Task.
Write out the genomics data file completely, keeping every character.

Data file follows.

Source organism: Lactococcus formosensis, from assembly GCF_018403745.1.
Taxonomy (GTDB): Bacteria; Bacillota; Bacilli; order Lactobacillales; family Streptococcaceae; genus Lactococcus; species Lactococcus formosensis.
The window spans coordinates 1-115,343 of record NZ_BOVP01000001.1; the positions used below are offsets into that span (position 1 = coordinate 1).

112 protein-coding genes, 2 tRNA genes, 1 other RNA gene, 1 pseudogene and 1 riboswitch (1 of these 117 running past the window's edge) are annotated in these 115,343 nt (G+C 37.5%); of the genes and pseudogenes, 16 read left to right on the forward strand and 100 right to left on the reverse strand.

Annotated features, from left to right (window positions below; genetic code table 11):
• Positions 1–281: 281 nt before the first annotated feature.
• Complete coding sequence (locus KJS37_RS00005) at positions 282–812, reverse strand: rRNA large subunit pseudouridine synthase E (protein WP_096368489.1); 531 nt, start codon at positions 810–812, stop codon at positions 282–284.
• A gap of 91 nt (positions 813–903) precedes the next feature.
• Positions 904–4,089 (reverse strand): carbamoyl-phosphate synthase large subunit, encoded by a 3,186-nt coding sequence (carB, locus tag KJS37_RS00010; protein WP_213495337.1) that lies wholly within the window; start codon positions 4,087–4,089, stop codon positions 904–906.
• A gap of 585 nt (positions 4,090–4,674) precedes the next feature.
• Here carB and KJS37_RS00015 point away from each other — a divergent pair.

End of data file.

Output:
Source organism: Lactococcus formosensis, from assembly GCF_018403745.1.
Taxonomy (GTDB): Bacteria; Bacillota; Bacilli; order Lactobacillales; family Streptococcaceae; genus Lactococcus; species Lactococcus formosensis.
The window spans coordinates 1-115,343 of record NZ_BOVP01000001.1; the positions used below are offsets into that span (position 1 = coordinate 1).

112 protein-coding genes, 2 tRNA genes, 1 other RNA gene, 1 pseudogene and 1 riboswitch (1 of these 117 running past the window's edge) are annotated in these 115,343 nt (G+C 37.5%); of the genes and pseudogenes, 16 read left to right on the forward strand and 100 right to left on the reverse strand.

Annotated features, from left to right (window positions below; genetic code table 11):
• Positions 1–281: 281 nt before the first annotated feature.
• Complete coding sequence (locus KJS37_RS00005) at positions 282–812, reverse strand: rRNA large subunit pseudouridine synthase E (protein WP_096368489.1); 531 nt, start codon at positions 810–812, stop codon at positions 282–284.
• A gap of 91 nt (positions 813–903) precedes the next feature.
• Positions 904–4,089 (reverse strand): carbamoyl-phosphate synthase large subunit, encoded by a 3,186-nt coding sequence (carB, locus tag KJS37_RS00010; protein WP_213495337.1) that lies wholly within the window; start codon positions 4,087–4,089, stop codon positions 904–906.
• A gap of 585 nt (positions 4,090–4,674) precedes the next feature.
• Here carB and KJS37_RS00015 point away from each other — a divergent pair.